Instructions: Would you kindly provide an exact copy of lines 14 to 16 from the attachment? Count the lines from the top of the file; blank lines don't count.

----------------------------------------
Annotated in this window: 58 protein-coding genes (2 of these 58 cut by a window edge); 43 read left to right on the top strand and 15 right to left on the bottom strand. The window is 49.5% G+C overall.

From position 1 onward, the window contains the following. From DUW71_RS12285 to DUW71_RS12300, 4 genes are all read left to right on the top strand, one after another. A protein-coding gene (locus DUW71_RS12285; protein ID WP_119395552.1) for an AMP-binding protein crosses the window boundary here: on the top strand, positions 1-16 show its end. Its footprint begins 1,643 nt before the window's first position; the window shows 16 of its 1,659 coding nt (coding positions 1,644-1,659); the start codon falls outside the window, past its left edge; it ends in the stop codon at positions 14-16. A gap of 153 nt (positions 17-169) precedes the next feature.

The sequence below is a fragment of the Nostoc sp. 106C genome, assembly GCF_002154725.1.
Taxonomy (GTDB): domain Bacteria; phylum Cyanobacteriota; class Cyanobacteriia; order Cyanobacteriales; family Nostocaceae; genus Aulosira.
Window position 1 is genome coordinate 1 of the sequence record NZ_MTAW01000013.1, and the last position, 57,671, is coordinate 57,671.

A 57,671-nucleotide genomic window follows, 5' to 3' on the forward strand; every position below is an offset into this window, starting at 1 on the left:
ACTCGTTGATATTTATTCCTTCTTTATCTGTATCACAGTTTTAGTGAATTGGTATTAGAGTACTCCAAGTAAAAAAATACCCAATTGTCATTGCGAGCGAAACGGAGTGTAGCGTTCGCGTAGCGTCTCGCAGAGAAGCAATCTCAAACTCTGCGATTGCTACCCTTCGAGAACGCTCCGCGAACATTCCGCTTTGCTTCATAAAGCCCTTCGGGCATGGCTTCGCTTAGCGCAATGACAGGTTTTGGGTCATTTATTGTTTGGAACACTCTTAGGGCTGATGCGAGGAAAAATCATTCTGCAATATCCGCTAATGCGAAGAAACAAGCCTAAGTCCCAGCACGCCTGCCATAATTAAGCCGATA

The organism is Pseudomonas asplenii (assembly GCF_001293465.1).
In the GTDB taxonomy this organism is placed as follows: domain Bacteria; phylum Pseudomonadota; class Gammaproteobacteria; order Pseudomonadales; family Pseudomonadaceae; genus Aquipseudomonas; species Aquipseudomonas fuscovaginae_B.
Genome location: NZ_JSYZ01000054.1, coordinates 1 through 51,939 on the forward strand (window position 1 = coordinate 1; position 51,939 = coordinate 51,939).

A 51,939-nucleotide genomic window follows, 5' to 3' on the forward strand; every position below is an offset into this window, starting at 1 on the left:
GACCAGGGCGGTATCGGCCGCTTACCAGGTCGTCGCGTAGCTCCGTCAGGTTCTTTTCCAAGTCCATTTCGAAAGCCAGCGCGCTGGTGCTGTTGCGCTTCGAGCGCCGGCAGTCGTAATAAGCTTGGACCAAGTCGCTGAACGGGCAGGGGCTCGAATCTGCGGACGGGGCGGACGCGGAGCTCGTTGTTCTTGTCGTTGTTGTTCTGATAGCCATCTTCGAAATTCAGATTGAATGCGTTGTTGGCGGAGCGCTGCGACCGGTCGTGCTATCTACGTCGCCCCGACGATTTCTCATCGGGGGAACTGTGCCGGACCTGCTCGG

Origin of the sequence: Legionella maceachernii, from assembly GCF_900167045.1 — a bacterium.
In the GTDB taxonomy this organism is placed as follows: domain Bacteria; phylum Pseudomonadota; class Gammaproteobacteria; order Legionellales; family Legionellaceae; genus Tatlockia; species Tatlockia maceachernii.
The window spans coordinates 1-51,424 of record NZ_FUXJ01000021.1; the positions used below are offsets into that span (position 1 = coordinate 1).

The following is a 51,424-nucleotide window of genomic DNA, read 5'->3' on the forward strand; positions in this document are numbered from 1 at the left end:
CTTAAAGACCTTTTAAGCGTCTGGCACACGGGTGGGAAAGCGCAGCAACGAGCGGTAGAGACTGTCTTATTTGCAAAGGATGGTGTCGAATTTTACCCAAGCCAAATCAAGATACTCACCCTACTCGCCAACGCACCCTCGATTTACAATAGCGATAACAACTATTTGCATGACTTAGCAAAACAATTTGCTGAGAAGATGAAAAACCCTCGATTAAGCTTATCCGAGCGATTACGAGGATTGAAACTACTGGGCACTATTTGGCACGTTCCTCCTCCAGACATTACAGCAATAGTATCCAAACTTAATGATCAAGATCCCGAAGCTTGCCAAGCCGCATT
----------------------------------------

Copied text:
In the GTDB taxonomy this organism is placed as follows: domain Bacteria; phylum Pseudomonadota; class Gammaproteobacteria; order Legionellales; family Legionellaceae; genus Tatlockia; species Tatlockia maceachernii.
The window spans coordinates 1-51,424 of record NZ_FUXJ01000021.1; the positions used below are offsets into that span (position 1 = coordinate 1).

The following is a 51,424-nucleotide window of genomic DNA, read 5'->3' on the forward strand; positions in this document are numbered from 1 at the left end: